There's nothing more convenient than Wikipedia if you're looking for some quick information, and when the stakes are low (you need a piece of information to settle a bet with your roommate, or you want to get a basic sense of what something means before starting more in-depth research), you may get what you need from Wikipedia. In fact, some instructors may advise their students to read entries for scientific concepts on Wikipedia as a way to begin understanding those concepts.
Nevertheless, when you're doing academic research, you should be extremely cautious about using Wikipedia. As its own disclaimer states, information on Wikipedia is contributed by anyone who wants to post material, and the expertise of the posters is not taken into consideration. Users may be reading information that is outdated or that has been posted by someone who is not an expert in the field or by someone who wishes to provide misinformation. (Case in point: Four years ago, an Expos student who was writing a paper about the limitations of Wikipedia posted a fictional entry for himself, stating that he was the mayor of a small town in China. Four years later, if you type in his name, or if you do a subject search on Wikipedia for mayors of towns in China, you will still find this fictional entry.) Some information on Wikipedia may well be accurate, but because experts do not review the site's entries, there is a considerable risk in relying on this source for your essays.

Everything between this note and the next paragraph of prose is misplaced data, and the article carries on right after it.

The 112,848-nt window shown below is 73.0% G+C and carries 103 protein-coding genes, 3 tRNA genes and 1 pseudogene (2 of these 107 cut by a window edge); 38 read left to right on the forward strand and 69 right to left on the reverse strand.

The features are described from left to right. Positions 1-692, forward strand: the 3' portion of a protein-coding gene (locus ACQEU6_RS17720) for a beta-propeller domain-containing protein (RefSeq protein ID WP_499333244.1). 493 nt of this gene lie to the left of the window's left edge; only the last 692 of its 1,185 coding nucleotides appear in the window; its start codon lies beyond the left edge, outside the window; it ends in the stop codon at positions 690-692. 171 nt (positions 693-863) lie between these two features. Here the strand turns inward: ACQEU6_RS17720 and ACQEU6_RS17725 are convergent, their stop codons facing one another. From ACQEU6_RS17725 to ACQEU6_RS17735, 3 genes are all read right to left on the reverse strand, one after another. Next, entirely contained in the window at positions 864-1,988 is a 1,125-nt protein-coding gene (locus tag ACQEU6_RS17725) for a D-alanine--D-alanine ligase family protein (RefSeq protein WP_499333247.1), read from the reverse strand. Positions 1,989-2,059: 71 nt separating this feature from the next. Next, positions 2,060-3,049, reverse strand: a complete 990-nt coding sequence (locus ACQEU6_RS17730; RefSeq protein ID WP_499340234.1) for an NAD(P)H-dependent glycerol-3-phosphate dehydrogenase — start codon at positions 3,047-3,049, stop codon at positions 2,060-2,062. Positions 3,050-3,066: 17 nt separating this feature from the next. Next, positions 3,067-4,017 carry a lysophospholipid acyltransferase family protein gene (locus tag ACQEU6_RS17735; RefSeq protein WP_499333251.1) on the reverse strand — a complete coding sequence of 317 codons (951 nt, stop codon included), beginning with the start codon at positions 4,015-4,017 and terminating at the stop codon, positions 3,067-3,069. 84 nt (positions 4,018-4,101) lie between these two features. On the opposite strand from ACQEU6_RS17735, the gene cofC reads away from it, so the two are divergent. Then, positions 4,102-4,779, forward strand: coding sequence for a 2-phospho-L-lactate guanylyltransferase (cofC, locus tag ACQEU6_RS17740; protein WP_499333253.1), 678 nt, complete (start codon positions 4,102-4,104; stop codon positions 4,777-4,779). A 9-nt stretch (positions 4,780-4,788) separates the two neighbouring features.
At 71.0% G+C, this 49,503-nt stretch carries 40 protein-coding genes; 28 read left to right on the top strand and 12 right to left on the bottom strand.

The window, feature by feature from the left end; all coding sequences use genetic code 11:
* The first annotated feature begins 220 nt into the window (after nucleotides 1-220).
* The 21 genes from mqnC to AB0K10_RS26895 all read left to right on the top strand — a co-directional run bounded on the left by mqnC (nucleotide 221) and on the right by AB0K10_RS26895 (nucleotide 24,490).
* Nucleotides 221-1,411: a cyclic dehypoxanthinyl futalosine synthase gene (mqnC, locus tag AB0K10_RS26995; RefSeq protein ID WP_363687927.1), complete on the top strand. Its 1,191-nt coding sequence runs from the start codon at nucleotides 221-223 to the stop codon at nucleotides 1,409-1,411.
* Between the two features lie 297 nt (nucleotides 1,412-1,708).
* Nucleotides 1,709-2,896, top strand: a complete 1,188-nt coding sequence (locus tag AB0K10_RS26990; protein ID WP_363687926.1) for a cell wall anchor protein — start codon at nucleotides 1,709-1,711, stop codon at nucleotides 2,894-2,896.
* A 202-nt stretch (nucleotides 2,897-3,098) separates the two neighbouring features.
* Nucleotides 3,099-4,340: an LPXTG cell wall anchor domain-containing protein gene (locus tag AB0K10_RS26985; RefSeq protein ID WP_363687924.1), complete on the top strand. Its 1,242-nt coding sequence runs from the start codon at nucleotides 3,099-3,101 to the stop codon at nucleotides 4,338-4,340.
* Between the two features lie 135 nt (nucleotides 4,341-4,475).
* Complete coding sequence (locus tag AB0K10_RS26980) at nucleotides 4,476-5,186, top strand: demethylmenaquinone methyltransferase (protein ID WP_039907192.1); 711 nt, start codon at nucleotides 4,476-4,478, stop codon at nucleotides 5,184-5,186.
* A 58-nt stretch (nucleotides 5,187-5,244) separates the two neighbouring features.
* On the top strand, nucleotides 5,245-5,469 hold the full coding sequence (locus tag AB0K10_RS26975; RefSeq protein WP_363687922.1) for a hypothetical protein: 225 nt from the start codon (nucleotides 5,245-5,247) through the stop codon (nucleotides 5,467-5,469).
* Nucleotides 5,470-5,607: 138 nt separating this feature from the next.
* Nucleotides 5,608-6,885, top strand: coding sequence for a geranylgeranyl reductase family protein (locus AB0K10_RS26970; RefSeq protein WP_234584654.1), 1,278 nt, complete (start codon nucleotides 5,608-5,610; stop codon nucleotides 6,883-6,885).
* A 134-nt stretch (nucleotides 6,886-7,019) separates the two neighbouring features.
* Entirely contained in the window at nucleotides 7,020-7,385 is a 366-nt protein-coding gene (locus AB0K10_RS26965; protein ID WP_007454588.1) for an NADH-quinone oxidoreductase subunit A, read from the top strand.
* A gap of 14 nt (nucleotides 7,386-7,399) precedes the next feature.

The fact that Wikipedia is not a reliable source for academic research doesn't mean that it's wrong to use basic reference materials when you're trying to familiarize yourself with a topic. In fact, the library is stocked with introductory materials, and the Harvard librarians can point you to specialized encyclopedias in different fields. These sources can be particularly useful when you need background information or context for a topic you're writing about.